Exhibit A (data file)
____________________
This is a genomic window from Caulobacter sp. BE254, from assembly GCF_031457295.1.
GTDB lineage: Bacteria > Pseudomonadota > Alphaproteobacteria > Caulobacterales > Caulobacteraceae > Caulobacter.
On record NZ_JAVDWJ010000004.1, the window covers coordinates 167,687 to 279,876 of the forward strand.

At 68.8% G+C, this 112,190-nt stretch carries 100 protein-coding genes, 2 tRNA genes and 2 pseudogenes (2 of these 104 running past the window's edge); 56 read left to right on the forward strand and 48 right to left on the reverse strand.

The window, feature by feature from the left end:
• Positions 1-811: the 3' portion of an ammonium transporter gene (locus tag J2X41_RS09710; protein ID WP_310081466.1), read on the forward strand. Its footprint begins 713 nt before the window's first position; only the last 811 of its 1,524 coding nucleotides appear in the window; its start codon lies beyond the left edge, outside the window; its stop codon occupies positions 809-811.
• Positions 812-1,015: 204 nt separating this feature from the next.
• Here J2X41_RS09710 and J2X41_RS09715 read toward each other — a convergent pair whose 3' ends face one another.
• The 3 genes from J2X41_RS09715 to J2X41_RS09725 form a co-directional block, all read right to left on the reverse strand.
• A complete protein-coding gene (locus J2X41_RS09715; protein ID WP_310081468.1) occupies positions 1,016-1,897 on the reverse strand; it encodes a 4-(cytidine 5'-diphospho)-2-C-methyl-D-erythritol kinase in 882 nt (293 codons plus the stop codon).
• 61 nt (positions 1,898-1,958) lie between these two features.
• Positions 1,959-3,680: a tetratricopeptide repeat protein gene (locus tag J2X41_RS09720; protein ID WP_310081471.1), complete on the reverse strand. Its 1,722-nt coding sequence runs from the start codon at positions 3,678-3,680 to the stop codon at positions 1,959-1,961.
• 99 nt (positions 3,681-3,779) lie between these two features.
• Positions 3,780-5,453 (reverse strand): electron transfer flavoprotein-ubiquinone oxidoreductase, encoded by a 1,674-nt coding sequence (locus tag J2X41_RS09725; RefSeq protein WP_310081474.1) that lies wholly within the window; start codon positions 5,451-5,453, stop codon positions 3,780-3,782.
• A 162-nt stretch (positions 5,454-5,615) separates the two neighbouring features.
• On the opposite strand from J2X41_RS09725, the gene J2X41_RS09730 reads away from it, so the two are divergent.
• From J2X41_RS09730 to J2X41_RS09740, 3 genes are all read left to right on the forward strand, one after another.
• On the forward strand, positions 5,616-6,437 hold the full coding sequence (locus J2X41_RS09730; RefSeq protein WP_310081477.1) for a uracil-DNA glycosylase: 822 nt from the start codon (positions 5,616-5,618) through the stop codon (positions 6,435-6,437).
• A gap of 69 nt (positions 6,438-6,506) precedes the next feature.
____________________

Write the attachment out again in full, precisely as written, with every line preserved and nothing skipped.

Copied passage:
This is a genomic window from Caulobacter sp. BE254, from assembly GCF_031457295.1.
GTDB lineage: Bacteria > Pseudomonadota > Alphaproteobacteria > Caulobacterales > Caulobacteraceae > Caulobacter.
On record NZ_JAVDWJ010000004.1, the window covers coordinates 167,687 to 279,876 of the forward strand.

At 68.8% G+C, this 112,190-nt stretch carries 100 protein-coding genes, 2 tRNA genes and 2 pseudogenes (2 of these 104 running past the window's edge); 56 read left to right on the forward strand and 48 right to left on the reverse strand.

The window, feature by feature from the left end:
• Positions 1-811: the 3' portion of an ammonium transporter gene (locus tag J2X41_RS09710; protein ID WP_310081466.1), read on the forward strand. Its footprint begins 713 nt before the window's first position; only the last 811 of its 1,524 coding nucleotides appear in the window; its start codon lies beyond the left edge, outside the window; its stop codon occupies positions 809-811.
• Positions 812-1,015: 204 nt separating this feature from the next.
• Here J2X41_RS09710 and J2X41_RS09715 read toward each other — a convergent pair whose 3' ends face one another.
• The 3 genes from J2X41_RS09715 to J2X41_RS09725 form a co-directional block, all read right to left on the reverse strand.
• A complete protein-coding gene (locus J2X41_RS09715; protein ID WP_310081468.1) occupies positions 1,016-1,897 on the reverse strand; it encodes a 4-(cytidine 5'-diphospho)-2-C-methyl-D-erythritol kinase in 882 nt (293 codons plus the stop codon).
• 61 nt (positions 1,898-1,958) lie between these two features.
• Positions 1,959-3,680: a tetratricopeptide repeat protein gene (locus tag J2X41_RS09720; protein ID WP_310081471.1), complete on the reverse strand. Its 1,722-nt coding sequence runs from the start codon at positions 3,678-3,680 to the stop codon at positions 1,959-1,961.
• 99 nt (positions 3,681-3,779) lie between these two features.
• Positions 3,780-5,453 (reverse strand): electron transfer flavoprotein-ubiquinone oxidoreductase, encoded by a 1,674-nt coding sequence (locus tag J2X41_RS09725; RefSeq protein WP_310081474.1) that lies wholly within the window; start codon positions 5,451-5,453, stop codon positions 3,780-3,782.
• A 162-nt stretch (positions 5,454-5,615) separates the two neighbouring features.
• On the opposite strand from J2X41_RS09725, the gene J2X41_RS09730 reads away from it, so the two are divergent.
• From J2X41_RS09730 to J2X41_RS09740, 3 genes are all read left to right on the forward strand, one after another.
• On the forward strand, positions 5,616-6,437 hold the full coding sequence (locus J2X41_RS09730; RefSeq protein WP_310081477.1) for a uracil-DNA glycosylase: 822 nt from the start codon (positions 5,616-5,618) through the stop codon (positions 6,435-6,437).
• A gap of 69 nt (positions 6,438-6,506) precedes the next feature.